During our layover on our way there, we finally realized that we had probably been scammed, and I was finally able to get ahold of a customer service representative at Airbnb. They took my information and started an incident report for me. I sent them all communications I’d had with this “host”, along with their “contract”, and a link to his original posting, which of course had since been removed. Airbnb escalated the report to try and help me out, but determined that because everything was handled through 3rd party companies, there was nothing they could do for us (everything listed for the 3rd party companies was found while I was using their app). Airbnb has continued to send me surveys asking how my service was. I was brutally honest, but I also felt the need to say something on social media so that others don’t fall for the same scam. I’m glad we were able to find other accommodations, and you’d better believe we didn’t let it ruin our trip. However, we are still out a large amount of money, no thanks to customer service at Airbnb. Hopefully this helps anyone looking to use the service in the future.

Slandered and Threatened at Airbnb in Mexico

I am now rounding out my sixth week at an Airbnb in San Miguel de Allende, Mexico. I am in total shock over how I have been treated and if the advice I’m about to give saves even one person the psychological pain I have suffered, it will have been worth it. Somewhere within the Airbnb contract, it says that a host ask a guest to leave for any reason. That, in and of itself, is insanity. And in the state of Guanajuato, it is completely untrue. In my case, the “hostess” saw me smoking a cigarette in her “casita”. That was a no-no. I apologized but her response was, “I am changing the locks and will throw all your belongings onto the street.” My response was to call my Mexican attorney. Yes, I have one. He advised me to tell her to back all the way off. Which, I did. Instead of her backing off I starting receiving daily Airbnb emails from her and from Airbnb itself. Her emails included the following flowery phrases she used to describe me: “pissed off addict”, “worst person I have ever met”, “you are beneath me”, “unethical”, “shame on you” and endless references to this one cigarette. She repeatedly told me to “GET OUT”. So after more than five weeks into this drama, I asked my lawyer to write her a letter.

Here is the real deal about renting in Mexico, through Airbnb or just directly with a landlord. Harassment of a tenant in Mexico is a criminal offense. Any attempt to evict a tenant outside the court is a criminal offense. Airbnb has no jurisdiction here and therefore, the tenant holds all the cards. Did I want to leave? Of course. But nothing was available that was not quadruple what I had already paid the hostess so I had to stay put. Do not knuckle under if you find yourself in a similar situation. You are being abused, you are the victim. There is nothing Airbnb can do to remove you. In fact, if any attempt had been made to remove me, that person would be subject to arrest. I hope this helps someone.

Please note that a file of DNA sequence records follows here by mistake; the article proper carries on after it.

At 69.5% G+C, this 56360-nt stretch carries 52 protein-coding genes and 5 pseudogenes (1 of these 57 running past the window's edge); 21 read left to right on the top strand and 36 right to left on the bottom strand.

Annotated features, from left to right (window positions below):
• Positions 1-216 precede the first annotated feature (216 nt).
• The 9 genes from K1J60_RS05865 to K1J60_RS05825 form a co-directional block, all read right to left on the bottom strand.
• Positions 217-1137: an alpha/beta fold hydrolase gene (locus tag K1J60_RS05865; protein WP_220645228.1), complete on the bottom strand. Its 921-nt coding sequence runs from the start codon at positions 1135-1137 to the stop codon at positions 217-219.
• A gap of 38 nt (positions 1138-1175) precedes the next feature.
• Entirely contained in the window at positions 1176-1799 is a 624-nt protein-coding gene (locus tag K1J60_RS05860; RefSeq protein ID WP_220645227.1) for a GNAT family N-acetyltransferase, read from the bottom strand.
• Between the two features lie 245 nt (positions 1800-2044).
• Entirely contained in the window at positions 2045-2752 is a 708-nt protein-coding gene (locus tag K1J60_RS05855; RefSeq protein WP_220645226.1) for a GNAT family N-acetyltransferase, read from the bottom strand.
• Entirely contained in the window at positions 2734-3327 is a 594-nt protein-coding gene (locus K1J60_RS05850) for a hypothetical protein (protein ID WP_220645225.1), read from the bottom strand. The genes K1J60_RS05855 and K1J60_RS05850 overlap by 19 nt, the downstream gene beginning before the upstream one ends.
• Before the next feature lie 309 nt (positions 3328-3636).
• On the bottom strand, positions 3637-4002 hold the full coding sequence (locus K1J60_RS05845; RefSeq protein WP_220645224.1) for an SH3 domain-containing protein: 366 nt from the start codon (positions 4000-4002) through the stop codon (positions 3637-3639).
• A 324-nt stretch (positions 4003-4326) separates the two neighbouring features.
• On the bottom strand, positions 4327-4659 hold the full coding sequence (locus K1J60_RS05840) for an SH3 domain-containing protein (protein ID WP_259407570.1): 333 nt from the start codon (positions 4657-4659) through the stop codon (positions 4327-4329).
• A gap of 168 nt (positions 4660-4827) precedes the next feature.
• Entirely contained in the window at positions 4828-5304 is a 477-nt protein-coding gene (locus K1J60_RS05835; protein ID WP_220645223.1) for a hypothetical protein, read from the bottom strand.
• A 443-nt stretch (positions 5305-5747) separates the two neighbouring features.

Airbnb Laundered Over $100K into Unauthorized Account

We are a corporate housing provider. One of our employees opened up personal Paypal accounts under their own name and Airbnb deposited over $100,000 into these accounts. It has been two weeks, several phone calls, and follow-up emails with still no response. We will have to engage a lawyer as Airbnb has shown no initiative towards a resolution in recouping our funds. If anyone else has experienced such fraud, and negligence on Airbnb’s part there should be a class action suit.

I have discovered a person who was working for me opened an account under his name with Bank of America and Airbnb through utter negligence was sending my payments for my company into this person’s account through Paypal. The result of this egregious negligence on Airbnb’s part is that over one hundred thousand dollars of my money went to someone else’s account. There was grand theft committed against me and my business solely due to lack of any security by Airbnb. In the past few months I called Airbnb multiple times and asked if there were using any other account for my company except the two authorized accounts I have. Each time the Airbnb representatives assured me that there were no other accounts being used except these two. I continued digging into all my Airbnb transactions and bookings as I was going over all of our company bookings and many tenant payment methods were missing. I thought it somehow linked back to Airbnb, yet they continued to have no answers.

Finally, on November 30th, I called Airbnb yet again and I asked them to go over every single payment they have paid me. When we got to the last few payments they weren’t in either of my accounts and the representative couldn’t tell me into which account they were deposited. After putting me on hold to research this, the representative came back to me and said that the payments went to a Paypal account. Not only did they never realize this in all my past conversations with them, they also – to my shock – had no information on this Paypal account and they asked me to call Paypal for more information. After I called Paypal I found out that multiple accounts had been opened and closed through my company, using someone else’s name since 2014, with Airbnb being the sole source of deposits. This was shocking news, again leading to what I have found to be well over $100,000 in theft.

Learn From Our Mistake: Airbnb Illegal in Singapore

Earlier this year my family booked two nights at a condominium in Singapore. Everything looked good, and the host responded well. There were no problems with the booking. Upon arrival, a different host greeted us, and we noted in the lift large signs stating “Airbnb illegal in these apartments. We have CCTV.” The apartment was certainly not ready for us, and the host claimed a problem in a change of ownership which we needed to discuss with Airbnb. To cut a long story short, it appeared that police had in fact visited this block recently, and the original owner cut his ties. We told the new host we did not want to be part of an illegal practice and would leave early next morning, which we did, involving time wasted and additional expense during our short break. I have since raised this with Airbnb and gotten absolutely nowhere. It appears that sublets of less than six months are indeed illegal in Singapore and most people certainly knew this. Suffice to say, our condominium and many others continue to be advertised on their website.